Once an insurer accepts liability for your worker’s compensation claim, Sections 36 to 39 of the Workers Compensation Act provides that the insurer is liable to pay weekly compensation whilst you are partially or completely off work.
Your incapacity to work must result from an injury sustained in the course of your employment.
Expert Workplace Injury Lawyers
Our lawyers practice regularly in worker’s compensation matters are approved by WIRO to obtain grants of legal assistance to pay for an injured persons legal fees and medical reports. This includes disputes involving weekly compensation. As such, you can be confident that you will receive advice from a lawyer that has an in depth understanding of the worker’s compensation legislation.
How much Am I Entitled to Claim?
There are specific provisions which govern whether you are entitled to weekly compensation, and if so, the amount you are entitled to. These include:
The current maximum for weekly compensation is $2,177.40.
The formula and basis to work out your rate of weekly compensation (which is based on your pre-injury average weekly earnings “PIAWE”)
- You are usually entitled to 95% of your PIAWE in the first entitlement period (13 weeks)
- You are usually entitled to 80% of your PIAWE in the second entitlement period (14 weeks – 2.5 years)
- Section 38 provides a complicated definition as to who is entitled to weekly compensation after 2.5 years and up to 5 years (it is best to seek legal advice if this applies to you).
- Section 39 provides that weekly compensation will cease for most injured workers after 5 years, except those who are assessed greater than 20% whole person impairment, who are still subjected to the complicated definition in Section 38.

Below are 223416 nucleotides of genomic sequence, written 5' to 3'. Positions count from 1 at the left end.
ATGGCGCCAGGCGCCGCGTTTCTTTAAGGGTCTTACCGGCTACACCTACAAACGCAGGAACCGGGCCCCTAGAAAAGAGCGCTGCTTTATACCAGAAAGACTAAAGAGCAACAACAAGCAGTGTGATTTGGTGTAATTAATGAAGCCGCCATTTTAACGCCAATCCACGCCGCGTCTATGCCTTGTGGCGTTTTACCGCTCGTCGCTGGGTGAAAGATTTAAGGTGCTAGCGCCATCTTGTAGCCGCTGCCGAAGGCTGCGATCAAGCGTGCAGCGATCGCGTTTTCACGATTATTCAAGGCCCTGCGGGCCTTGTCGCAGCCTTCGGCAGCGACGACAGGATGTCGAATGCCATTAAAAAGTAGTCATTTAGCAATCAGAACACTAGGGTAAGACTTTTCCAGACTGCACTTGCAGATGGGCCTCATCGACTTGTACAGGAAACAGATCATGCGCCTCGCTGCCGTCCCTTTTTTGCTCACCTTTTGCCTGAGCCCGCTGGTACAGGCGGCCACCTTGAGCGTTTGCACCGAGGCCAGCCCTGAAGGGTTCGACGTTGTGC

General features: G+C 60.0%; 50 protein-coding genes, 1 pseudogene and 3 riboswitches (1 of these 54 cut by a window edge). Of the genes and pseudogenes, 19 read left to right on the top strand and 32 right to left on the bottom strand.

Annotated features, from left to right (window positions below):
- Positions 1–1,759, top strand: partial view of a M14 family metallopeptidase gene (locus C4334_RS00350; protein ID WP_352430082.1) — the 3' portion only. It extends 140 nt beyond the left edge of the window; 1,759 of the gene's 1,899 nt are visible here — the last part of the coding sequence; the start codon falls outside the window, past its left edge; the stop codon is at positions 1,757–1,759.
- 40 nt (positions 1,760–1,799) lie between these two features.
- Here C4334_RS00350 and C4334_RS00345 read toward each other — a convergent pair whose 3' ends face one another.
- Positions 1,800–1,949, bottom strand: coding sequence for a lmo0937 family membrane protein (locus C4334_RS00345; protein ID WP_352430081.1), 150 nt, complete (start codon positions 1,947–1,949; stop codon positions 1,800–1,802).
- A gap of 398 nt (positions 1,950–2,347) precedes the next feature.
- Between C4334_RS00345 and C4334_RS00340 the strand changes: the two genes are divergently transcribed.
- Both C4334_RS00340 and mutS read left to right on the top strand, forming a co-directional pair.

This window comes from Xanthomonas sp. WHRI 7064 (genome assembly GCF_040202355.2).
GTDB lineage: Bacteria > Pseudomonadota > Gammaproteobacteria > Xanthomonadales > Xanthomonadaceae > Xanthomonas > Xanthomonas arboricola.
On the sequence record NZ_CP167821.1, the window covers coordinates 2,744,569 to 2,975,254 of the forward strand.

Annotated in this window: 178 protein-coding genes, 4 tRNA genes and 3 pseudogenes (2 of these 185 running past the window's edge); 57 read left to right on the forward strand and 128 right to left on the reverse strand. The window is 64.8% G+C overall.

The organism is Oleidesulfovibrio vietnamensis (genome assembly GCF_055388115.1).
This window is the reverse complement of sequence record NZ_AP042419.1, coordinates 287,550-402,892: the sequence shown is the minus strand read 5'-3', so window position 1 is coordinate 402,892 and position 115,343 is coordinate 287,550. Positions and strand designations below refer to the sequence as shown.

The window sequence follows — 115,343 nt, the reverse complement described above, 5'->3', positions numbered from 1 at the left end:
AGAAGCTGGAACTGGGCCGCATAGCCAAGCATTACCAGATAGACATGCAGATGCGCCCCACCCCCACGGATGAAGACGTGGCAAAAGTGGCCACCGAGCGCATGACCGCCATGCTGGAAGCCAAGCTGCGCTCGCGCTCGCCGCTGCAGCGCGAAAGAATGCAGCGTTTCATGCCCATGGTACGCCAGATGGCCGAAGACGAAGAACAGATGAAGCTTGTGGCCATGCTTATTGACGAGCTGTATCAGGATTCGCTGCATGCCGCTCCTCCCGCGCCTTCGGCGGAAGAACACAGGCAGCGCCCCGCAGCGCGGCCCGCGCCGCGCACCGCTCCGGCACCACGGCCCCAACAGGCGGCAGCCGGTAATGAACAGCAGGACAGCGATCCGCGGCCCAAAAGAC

What Can I Do If the Insurer Denies My Weekly Compensation Claim?
It is common for an insurer to either deny a claim entirely where weekly compensation should be paid, or in claim which has been accepted, decline weekly compensation for a specific reason. Usually this decision by the insurer will be based on an Independent Medical Examination arranged by an insurer.
In such circumstances, you will require the assistance of a lawyer to dispute the decision of the insurer and to have your weekly compensation rights reinstated. If you do not dispute this decision, the insurer will never be liable to pay for any weekly compensation now or into the future (even if your injuries deteriorate and you need surgery).
To dispute the insurer’s decision, we are able to seek a grant of assistance from WIRO (Workers Compensation Independent Review Office) who will in most circumstance agree to fund your legal costs and any disbursements (medical assessments and reports required). This means that you will not have to pay us for any of the legal work in disputing the insurer’s decision nor will you have to pay for any of the medical assessment and reports required to support your claim.
The above information is general information only. For a free consultation and specific advice regarding your claim from one of our experts please contact us on Free Call 1800 122 555 or complete our Free Advice Form.